Leafs, Raptors sold to telecom rivals

TORONTO -- Canada's largest telecommunication companies announced Friday they have agreed to buy the NHL's Toronto Maple Leafs and NBA's Toronto Raptors in a billion-dollar deal as the fierce telecom rivals seek content for their sports channels, digital properties and smartphones.

Rogers Communications and BCE Inc purchased a majority stake in Maple Leaf Sports and Entertainment from the Ontario Teachers' Pension Plan for about $1 billion in one of the richest sports deal in North American history.

Rogers and BCE, major competitors in wireless, internet and cable, will each own 37.5 percent of Canada's largest sports conglomerate while Toronto businessman Larry Tanenbaum upped his minority stake from 20 to 25 percent in a total sale worth $1.32 billion Canadian (US$1.3 billion)

The storied Maple Leafs are hockey's richest club and have long been the most followed hockey team in hockey-mad Canada. In all, the Leafs have won 11 Stanley Cups, but none since 1967. MLSE also owns the Air Canada Centre, the home of the Maple Leafs and Raptors and a major concert venue in Canada's largest city.

The deal also includes Toronto FC of Major League Soccer, a minor league hockey team, and the Leafs and Raptors TV stations.

Rogers already owns the Toronto Blue Jays baseball team and their stadium, the Rogers Centre, as well as the Canadian sports channel Sportsnet.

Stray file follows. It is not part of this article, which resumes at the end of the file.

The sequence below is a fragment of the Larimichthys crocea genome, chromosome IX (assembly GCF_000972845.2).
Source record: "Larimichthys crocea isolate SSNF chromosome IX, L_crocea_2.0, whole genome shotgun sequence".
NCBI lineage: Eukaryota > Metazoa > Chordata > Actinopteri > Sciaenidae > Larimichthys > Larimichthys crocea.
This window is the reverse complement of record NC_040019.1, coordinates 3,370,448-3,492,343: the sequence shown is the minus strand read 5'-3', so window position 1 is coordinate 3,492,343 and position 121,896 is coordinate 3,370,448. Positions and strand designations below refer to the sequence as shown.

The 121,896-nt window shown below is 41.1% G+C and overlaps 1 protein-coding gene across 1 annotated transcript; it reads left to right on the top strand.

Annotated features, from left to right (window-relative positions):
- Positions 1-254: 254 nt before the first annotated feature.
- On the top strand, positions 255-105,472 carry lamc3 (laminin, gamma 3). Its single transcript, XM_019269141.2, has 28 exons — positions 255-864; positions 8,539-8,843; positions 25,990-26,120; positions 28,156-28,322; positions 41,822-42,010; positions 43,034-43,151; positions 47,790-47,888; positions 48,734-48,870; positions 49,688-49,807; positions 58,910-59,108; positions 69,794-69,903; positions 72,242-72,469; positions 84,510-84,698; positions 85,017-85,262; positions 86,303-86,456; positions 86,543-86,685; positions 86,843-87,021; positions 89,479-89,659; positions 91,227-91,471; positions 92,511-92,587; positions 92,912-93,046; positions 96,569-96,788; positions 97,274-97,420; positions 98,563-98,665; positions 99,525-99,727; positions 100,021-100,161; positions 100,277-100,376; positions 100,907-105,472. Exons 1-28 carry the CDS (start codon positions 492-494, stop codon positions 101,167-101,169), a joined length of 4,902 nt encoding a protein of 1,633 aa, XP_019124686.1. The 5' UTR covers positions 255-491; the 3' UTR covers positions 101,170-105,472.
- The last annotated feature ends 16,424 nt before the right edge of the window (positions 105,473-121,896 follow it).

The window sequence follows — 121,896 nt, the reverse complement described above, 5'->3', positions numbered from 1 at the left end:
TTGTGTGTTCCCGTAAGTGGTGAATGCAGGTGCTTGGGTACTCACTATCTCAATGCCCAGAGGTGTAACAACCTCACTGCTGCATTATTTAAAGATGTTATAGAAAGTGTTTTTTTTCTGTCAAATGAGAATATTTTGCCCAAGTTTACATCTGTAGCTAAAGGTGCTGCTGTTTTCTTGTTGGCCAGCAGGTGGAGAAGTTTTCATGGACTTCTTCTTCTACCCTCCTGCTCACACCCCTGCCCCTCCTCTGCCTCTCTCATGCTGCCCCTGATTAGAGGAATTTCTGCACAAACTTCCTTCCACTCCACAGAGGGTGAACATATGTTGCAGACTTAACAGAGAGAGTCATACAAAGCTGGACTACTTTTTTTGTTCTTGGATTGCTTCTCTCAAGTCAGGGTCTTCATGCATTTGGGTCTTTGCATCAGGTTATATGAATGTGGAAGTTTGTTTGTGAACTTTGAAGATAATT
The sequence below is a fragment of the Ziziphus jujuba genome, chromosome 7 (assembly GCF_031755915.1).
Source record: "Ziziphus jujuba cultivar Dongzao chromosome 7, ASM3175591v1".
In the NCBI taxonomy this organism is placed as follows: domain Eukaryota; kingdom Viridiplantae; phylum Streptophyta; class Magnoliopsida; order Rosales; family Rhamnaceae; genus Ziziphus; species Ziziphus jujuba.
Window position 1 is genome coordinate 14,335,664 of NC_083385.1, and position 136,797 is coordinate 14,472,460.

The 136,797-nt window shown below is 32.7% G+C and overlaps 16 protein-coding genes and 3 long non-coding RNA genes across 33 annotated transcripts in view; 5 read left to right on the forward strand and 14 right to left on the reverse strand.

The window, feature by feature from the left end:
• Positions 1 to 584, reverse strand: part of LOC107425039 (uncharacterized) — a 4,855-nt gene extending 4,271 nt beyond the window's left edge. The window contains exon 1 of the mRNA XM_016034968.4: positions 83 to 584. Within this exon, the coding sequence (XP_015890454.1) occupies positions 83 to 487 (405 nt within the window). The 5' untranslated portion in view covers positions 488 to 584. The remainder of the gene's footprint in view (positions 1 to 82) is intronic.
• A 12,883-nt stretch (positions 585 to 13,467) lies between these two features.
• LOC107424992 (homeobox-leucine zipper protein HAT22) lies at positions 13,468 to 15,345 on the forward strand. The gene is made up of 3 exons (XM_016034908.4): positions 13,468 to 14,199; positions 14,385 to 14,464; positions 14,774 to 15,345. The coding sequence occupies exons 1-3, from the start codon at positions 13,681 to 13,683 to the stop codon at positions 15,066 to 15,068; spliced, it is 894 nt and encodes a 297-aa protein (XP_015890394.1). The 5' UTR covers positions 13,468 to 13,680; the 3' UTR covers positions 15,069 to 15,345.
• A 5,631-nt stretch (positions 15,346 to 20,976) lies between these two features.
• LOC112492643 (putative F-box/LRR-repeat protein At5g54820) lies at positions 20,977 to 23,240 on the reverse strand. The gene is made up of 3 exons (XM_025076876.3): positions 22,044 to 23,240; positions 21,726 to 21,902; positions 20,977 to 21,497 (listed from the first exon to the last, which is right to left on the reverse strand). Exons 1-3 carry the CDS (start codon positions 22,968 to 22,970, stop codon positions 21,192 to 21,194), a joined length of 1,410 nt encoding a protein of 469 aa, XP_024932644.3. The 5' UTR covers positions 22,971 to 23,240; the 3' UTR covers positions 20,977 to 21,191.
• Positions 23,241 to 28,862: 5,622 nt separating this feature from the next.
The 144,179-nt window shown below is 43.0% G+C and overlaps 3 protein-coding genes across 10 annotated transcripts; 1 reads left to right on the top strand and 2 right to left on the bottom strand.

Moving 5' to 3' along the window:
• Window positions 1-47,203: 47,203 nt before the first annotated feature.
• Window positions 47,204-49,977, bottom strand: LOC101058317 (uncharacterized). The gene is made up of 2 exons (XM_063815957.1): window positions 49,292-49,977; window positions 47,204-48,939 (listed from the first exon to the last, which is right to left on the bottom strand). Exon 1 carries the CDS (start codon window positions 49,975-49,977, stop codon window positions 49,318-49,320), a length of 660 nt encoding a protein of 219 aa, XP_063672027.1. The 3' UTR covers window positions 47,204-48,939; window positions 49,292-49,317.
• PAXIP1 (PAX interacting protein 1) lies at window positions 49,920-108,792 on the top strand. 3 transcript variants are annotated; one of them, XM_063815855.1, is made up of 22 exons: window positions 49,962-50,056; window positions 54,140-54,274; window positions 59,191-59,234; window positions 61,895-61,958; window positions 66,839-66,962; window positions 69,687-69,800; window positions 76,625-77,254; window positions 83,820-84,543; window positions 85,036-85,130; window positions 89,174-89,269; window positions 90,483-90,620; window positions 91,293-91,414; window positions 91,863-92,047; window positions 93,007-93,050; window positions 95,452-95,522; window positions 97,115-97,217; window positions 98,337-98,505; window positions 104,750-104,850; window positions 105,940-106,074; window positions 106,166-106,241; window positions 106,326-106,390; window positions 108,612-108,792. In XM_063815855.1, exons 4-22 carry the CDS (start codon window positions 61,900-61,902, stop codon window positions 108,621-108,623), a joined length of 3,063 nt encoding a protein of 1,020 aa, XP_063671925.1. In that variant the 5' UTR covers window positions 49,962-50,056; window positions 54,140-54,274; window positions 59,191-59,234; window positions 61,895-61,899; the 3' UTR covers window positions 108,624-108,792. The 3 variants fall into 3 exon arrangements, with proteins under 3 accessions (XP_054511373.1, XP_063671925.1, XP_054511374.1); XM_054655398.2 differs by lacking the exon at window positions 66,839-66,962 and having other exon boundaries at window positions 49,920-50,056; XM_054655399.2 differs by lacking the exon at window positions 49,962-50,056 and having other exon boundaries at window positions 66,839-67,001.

Rogers CEO Nadir Mohamed said the Blue Jays are not a part of the deal. He said he was thrilled to be a part owner of the iconic Maple Leaf brand. BCE and Rogers are the largest wireless, internet and cable companies in Canada. They will share the sports content of MLSE.

Mohamed noted that Rogers and BCE worked together as broadcast partners at the 2010 Winter Olympics in Vancouver. BCE controls the rival TSN sports channel.

Mohamed said it will bolster Sportsnet and their digital, print, mobile and radio properties. Mohamed said more people have wireless devices like smartphones and tablets and they want to watch live sports. Advertisers pay a premium for such viewers.

"Sports content is king. Let's face it, nobody wants to watch a game two days later," Mohamed said. "Between the two organizations I can't think of anybody that can bring live sports to Canadians wherever they are without missing a second."

George Cope, the president and CEO of BCE, said it delivers on their goal to deliver the best content to what he calls the "new four-screen world that we live in."

"We believe, increasingly, that live content is going to be more and more important in the technology world and there is no better live content than the professional sports that we are talking about today," Cope said.

Cope said BCE will continue its minority ownership position in the NHL's Montreal Canadiens despite owning part of the rival Maple Leafs. The deal will require regulatory approval and approval by each of the leagues.

The $110 billion Canadian (US$108 billion) pension plan, which represents 300,000 current and retired teachers, said the deal came a few weeks after they announced it had given up trying to sell the stake. Shortly after that, BCE and Rogers stepped forward with a bid that met all of its original terms and conditions, Teachers' said.

Mohamed said the new owners are focused on winning, but will take a hands-off approach and allow Tanenbaum to oversee the day-to-day operations. Tanenbaum said bringing the companies together will give MLSE the resources to build championship teams. Tanenbaum will remain as chairman of MLSE and as a governor of the NHL, the NBA and Major League Soccer. A person familiar with the deal said Tanenbaum will have first rights at buying the stake of BCE or Rogers should they decide to sell. The official spoke on condition of anonymity because they weren't authorized to speak publicly.